It has been estimated that a copy of Virgil’s Aeneid cost the equivalent of 160 litres of wine in the Roman empire in the 4th century AD. The Aeneid was an instant bestseller, not least because it had been commissioned and sponsored by Octavian Augustus, the first emperor, himself. It doesn’t matter, the epic poem which was going to be on every pupil’s desk for nearly two thousand years, was an expensive item to possess. If you were on a budget and happened to love wine – and most Romans did both – you would think twice before purchasing such an extravagant object.
In our time, bestselling books are the cheapest. Popularity cuts the price down. It’s always cheaper to make two items rather than one. Of course, unless you’re making a book in the age before the printing press. Then one book is as expensive to produce as the next one, and a bestselling work, although easier to procure, doesn’t necessarily carry a lighter price tag. Developments in bookmaking in the West during the last centuries of the medieval period (12th-15th centuries) saw the emergence of a new economic model for bestsellers. Even before the mechanisation of writing enabled by the printing press, it became cheaper to purchase books – and the more popular a work was, the cheaper it tended to be, not because it was more expensive to make a book out of it, but because the text was more available and the scribes could copy the same text more efficiently.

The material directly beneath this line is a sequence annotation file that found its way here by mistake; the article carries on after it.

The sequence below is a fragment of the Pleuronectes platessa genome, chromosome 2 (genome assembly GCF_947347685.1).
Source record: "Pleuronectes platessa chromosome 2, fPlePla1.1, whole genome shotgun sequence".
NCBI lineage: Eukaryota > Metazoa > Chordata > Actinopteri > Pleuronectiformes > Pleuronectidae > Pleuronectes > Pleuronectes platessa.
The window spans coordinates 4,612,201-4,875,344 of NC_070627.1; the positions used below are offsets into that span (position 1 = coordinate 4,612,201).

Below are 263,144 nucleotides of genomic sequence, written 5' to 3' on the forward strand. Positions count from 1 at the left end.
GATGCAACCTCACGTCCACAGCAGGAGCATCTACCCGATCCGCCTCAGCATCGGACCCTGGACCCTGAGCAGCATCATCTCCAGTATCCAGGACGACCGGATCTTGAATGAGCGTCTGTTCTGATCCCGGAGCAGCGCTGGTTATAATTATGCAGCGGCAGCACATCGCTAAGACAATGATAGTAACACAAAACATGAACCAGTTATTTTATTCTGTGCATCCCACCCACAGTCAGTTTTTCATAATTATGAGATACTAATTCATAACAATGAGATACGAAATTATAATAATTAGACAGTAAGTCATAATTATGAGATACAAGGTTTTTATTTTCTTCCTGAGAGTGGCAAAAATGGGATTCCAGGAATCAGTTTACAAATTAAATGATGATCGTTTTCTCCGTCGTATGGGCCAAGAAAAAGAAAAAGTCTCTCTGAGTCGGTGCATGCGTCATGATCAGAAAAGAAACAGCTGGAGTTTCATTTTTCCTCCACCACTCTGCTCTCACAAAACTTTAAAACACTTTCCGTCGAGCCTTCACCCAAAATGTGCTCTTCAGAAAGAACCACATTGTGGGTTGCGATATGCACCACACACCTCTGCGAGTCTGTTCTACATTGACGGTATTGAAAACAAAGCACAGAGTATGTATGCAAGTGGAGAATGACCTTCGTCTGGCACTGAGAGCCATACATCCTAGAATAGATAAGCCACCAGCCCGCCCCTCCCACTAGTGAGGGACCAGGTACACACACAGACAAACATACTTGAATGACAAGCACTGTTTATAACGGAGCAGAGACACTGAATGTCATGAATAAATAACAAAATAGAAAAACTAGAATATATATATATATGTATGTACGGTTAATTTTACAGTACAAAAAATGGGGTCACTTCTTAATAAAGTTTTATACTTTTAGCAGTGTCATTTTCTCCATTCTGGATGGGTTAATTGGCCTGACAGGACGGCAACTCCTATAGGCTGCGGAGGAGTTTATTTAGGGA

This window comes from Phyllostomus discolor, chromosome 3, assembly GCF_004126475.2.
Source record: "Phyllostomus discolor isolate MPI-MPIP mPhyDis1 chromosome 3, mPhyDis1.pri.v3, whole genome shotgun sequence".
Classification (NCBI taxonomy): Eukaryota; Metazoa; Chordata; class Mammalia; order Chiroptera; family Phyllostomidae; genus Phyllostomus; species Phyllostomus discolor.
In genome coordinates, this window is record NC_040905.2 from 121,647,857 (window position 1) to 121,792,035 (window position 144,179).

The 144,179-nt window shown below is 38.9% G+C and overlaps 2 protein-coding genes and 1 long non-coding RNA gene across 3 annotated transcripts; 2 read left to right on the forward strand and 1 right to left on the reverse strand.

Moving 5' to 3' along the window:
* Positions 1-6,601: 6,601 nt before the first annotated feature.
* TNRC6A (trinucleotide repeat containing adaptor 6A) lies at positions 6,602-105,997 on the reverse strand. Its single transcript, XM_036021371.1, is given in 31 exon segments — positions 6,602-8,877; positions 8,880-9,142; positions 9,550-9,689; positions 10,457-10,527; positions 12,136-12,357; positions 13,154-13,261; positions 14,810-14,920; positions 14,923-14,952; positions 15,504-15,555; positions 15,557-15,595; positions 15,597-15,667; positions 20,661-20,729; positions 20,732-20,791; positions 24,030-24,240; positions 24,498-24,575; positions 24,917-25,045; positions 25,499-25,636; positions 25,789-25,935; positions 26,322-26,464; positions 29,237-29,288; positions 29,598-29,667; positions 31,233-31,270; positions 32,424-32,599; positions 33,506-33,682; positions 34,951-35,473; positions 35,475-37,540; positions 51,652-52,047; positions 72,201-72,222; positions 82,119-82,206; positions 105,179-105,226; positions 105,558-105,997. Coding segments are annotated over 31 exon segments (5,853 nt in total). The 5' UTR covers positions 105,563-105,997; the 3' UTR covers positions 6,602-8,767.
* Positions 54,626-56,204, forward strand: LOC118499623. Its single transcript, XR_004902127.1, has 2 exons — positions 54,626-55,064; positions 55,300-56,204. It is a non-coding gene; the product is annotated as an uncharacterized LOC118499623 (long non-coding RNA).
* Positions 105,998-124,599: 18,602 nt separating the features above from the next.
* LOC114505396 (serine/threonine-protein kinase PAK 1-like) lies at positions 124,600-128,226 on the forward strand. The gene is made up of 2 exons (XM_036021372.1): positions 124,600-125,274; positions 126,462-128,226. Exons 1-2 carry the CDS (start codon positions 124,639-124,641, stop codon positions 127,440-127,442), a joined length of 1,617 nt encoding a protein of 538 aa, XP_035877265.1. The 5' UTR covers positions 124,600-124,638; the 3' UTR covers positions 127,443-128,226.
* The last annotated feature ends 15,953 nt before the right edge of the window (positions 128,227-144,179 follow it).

As universities emerged in the West in the 13th and 14th centuries, the bestselling works were, for a while, university books. It was perhaps the only time in European history when bestsellers were schoolbooks rather than works aimed at a more general readership. But in time, as literacy spread to all the layers of society, the bestseller left the schoolyard to join the marketplace – and the most popular books were also the cheapest ones.